5. P. E. Kolenbrander, R. J. Palmer, Jr., S. Periasamy and N. S. Jakubovics, Nat. Rev. Microbiol., 2010, 8, 471–480 CrossRef CAS PubMed .
  6. M. B. Miller, K. Skorupski, D. H. Lenz, R. K. Taylor and B. L. Bassler, Cell, 2002, 110, 303–314 CrossRef CAS .
  7. J. Yu, M. L. Madsen, M. D. Carruthers, G. J. Phillips, J. S. Kavanaugh, J. M. Boyd, A. R. Horswill and F. C. Minion, Infect. Immun., 2013, 81, 4053–4062 CrossRef CAS PubMed .
  8. M. Li, A. E. Villaruz, V. Vadyvaloo, D. E. Sturdevant and M. Otto, BMC Microbiol., 2008, 8, 4 CrossRef PubMed .
  9. J. C. Marques, I. K. Oh, D. C. Ly, P. Lamosa, M. R. Ventura, S. T. Miller and K. B. Xavier, Proc. Natl. Acad. Sci. U. S. A., 2014, 111, 14235–14240 CrossRef CAS PubMed .
  10. K. B. Xavier, S. T. Miller, W. Lu, J. H. Kim, J. Rabinowitz, I. Pelczer, M. F. Semmelhack and B. L. Bassler, ACS Chem. Biol., 2007, 2, 128–136 CrossRef CAS PubMed .
  11. (a) S. T. Miller, K. B. Xavier, S. R. Campagna, M. E. Taga, M. F. Semmelhack, B. L. Bassler and F. M. Hughson, Mol. Cell, 2004, 15, 677–687 CrossRef CAS PubMed ; (b) J. S. Kavanaugh, L. Gakhar and A. R. Horswill, Acta Crystallogr., Sect. F: Struct. Biol. Cryst. Commun., 2011, 67, 1501–1505 CrossRef CAS PubMed .
  12. J. H. Ha, Y. Eo, A. Grishaev, M. Guo, J. A. Smith, H. O. Sintim, E. H. Kim, H. K. Cheong, W. E. Bentley and K. S. Ryu, J. Am. Chem. Soc., 2013, 135, 15526–15535 CrossRef CAS PubMed .
  13. (a) C. A. Lowery, J. Park, G. F. Kaufmann and K. D. Janda, J. Am. Chem. Soc., 2008, 130, 9200–9201 CrossRef CAS PubMed ; (b) M. Guo, S. Gamby, S. Nakayama, J. Smith and H. O. Sintim, Sensors, 2012, 12, 3762–3772 CrossRef CAS PubMed ; (c) J. A. Gutierrez, T. Crowder, A. Rinaldo-Matthis, M. C. Ho, S. C. Almo and V. L. Schramm, Nat. Chem. Biol., 2009, 5, 251–257 CrossRef CAS PubMed ; (d) J. F. Alfaro, T. Zhang, D. P. Wynn, E. L. Karschner and Z. S. Zhou, Org. Lett., 2004, 6, 3043–3046 CrossRef CAS PubMed ; (e) T. Zang, B. W. Lee, L. M. Cannon, K. A. Ritter, S. Dai, D. Ren, T. K. Wood and Z. S. Zhou, Bioorg. Med. Chem. Lett., 2009, 19, 6200–6204 CrossRef CAS PubMed ; (f) F. Rui, J. C. Marques, S. T. Miller, C. D. Maycock, K. B. Xavier and M. R. Ventura, Bioorg. Med. Chem., 2012, 20, 249–256 CrossRef CAS PubMed ; (g) G. Brackman, A. A. Al Quntar, C. D. Enk, I. Karalic, H. J. Nelis, S. Van Calenbergh, M. Srebnik and T. Coenye, Bioorg. Med. Chem., 2013, 21, 660–667 CrossRef CAS PubMed ; (h) M. Li, N. Ni, H. T. Chou, C. D. Lu, P. C. Tai and B. Wang, ChemMedChem, 2008, 3, 1242–1249 CrossRef CAS PubMed ; (i) V. L. Malladi, A. J. Sobczak, T. M. Meyer, D. Pei and S. F. Wnuk, Bioorg. Med. Chem., 2011, 19, 5507–5519 CrossRef CAS PubMed ; (j) V. Roy, B. L. Adams and W. E. Bentley, Enzyme Microb. Technol., 2011, 49, 113–123 CrossRef CAS PubMed ; (k) D. N. Quan and W. E. Bentley, PLoS Comput. Biol., 2012, 8, e1002637 CAS ; (l) H. O. Sintim, J. A. I. Smith, J. Wang, S. Nakayama and L. Yan, Future Med. Chem., 2010, 2, 1005–1035 CrossRef CAS PubMed .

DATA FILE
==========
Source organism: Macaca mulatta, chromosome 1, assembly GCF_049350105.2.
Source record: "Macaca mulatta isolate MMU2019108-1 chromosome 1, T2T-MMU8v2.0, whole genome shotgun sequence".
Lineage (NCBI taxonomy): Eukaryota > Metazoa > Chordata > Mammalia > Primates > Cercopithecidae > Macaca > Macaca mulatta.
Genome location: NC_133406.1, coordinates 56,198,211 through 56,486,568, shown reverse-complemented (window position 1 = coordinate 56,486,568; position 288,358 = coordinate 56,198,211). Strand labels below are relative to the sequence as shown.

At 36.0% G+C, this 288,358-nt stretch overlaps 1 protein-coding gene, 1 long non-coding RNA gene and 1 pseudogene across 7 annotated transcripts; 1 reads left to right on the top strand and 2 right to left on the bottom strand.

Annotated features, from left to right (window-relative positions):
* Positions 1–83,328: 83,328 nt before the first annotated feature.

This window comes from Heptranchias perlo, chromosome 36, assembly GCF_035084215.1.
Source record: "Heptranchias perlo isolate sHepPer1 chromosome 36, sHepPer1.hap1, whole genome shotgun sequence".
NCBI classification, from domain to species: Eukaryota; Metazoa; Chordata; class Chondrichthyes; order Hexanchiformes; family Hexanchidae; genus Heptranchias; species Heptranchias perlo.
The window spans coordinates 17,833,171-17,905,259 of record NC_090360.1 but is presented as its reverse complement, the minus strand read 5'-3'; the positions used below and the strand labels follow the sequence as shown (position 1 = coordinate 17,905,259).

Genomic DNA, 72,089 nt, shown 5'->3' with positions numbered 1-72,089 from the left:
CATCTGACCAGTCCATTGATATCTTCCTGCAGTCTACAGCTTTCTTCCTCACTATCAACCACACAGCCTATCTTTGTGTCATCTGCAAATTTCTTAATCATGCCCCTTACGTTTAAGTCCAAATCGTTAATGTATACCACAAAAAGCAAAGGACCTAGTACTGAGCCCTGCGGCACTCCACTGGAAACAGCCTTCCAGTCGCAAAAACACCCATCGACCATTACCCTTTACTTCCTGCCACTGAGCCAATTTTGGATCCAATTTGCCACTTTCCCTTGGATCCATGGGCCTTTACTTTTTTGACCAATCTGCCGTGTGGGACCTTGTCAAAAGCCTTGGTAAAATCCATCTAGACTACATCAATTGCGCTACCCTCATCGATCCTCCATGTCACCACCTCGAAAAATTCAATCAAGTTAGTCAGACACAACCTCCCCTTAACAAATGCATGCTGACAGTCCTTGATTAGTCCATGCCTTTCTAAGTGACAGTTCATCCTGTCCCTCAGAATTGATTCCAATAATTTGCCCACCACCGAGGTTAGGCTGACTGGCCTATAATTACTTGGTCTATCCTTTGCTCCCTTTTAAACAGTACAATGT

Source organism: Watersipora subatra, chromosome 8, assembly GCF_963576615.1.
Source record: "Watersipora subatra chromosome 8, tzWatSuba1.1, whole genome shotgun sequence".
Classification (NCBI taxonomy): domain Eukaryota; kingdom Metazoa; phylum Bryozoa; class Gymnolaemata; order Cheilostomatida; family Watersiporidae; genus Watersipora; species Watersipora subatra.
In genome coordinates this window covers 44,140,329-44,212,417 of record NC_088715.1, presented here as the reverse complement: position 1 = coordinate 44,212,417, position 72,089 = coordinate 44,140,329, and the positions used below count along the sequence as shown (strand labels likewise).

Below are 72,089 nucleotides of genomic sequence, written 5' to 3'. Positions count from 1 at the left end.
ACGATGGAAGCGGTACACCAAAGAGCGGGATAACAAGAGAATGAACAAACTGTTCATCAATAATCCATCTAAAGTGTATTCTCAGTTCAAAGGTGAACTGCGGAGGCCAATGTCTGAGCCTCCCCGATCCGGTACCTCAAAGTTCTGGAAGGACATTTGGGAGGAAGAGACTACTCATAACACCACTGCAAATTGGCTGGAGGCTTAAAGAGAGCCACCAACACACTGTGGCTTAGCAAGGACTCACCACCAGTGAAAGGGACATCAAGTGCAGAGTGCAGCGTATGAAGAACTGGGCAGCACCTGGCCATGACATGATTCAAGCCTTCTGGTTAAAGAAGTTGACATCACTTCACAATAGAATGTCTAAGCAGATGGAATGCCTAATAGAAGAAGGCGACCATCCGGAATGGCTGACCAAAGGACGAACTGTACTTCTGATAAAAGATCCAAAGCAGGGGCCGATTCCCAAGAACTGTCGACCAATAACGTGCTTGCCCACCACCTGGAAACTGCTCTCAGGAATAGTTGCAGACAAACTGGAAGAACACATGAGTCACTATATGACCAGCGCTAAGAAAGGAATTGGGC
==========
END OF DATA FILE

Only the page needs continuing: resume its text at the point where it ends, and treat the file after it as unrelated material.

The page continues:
14. V. Roy, M. T. Meyer, J. A. Smith, S. Gamby, H. O. Sintim, R. Ghodssi and W. E. Bentley, Appl. Microbiol. Biotechnol., 2012, 97, 2627–2638 CrossRef PubMed .
  15. S. Gamby, V. Roy, M. Guo, J. A. Smith, J. Wang, J. E. Stewart, X. Wang, W. E. Bentley and H. O. Sintim, ACS Chem. Biol., 2012, 7, 1023–1030 CrossRef CAS PubMed .
  16. (a) V. Roy, J. A. Smith, J. Wang, J. E. Stewart, W. E. Bentley and H. O. Sintim, J. Am. Chem. Soc., 2010, 132, 11141–11150 CrossRef CAS PubMed ; (b) J. A. Smith, J. Wang, S. M. Nguyen-Mau, V. Lee and H. O. Sintim, Chem. Commun., 2009, 7033–7035 RSC ; (c) K. Tsuchikama, J. Zhu, C. A. Lowery, G. F. Kaufmann and K. D. Janda, J. Am. Chem. Soc., 2012, 134, 13562–13564 CrossRef CAS PubMed .
  17. M. Kadirvel, F. Fanimarvasti, S. Forbes, A. McBain, J. M. Gardiner, G. D. Brown and S. Freeman, Chem. Commun., 2014, 50, 5000–5002 RSC .
  18. P. Metrangolo and G. Resnati, Chem. – Eur. J., 2001, 7, 2511–2519 CrossRef CAS .
  19. E. T. Kool and H. O. Sintim, Chem. Commun., 2006, 3665–3675 RSC .
  20. K. E. Riley, J. Rezac and P. Hobza, J. Mol. Model., 2013, 19, 2879–2883 CrossRef CAS PubMed .
  21. M. Frezza, L. Soulere, D. Balestrino, M. Gohar, C. Deshayes, Y. Queneau, C. Forestier and A. Doutheau, Bioorg. Med. Chem. Lett., 2007, 17, 1428–1431 CrossRef CAS PubMed .
  22. M. E. Taga, S. T. Miller and B. L. Bassler, Mol. Microbiol., 2003, 50, 1411–1427 CrossRef CAS .
  23. Gaussian 09, Gaussian, Inc., Wallingford, CT, USA, 2009 Search PubMed .
  24. (a) R. J. Melander, M. J. Minvielle and C. Melander, Tetrahedron, 2014, 70, 6363–6372 CrossRef CAS PubMed ; (b) R. J. Worthington, M. S. Blackledge and C. Melander, Future Med. Chem., 2013, 5, 1265–1284 CrossRef CAS PubMed .


Electronic supplementary information (ESI) available: Experimental details including synthesis, NMR spectra, mass and microbiological methods. See DOI: 10.1039/c4cc09361e

This journal is © The Royal Society of Chemistry 2015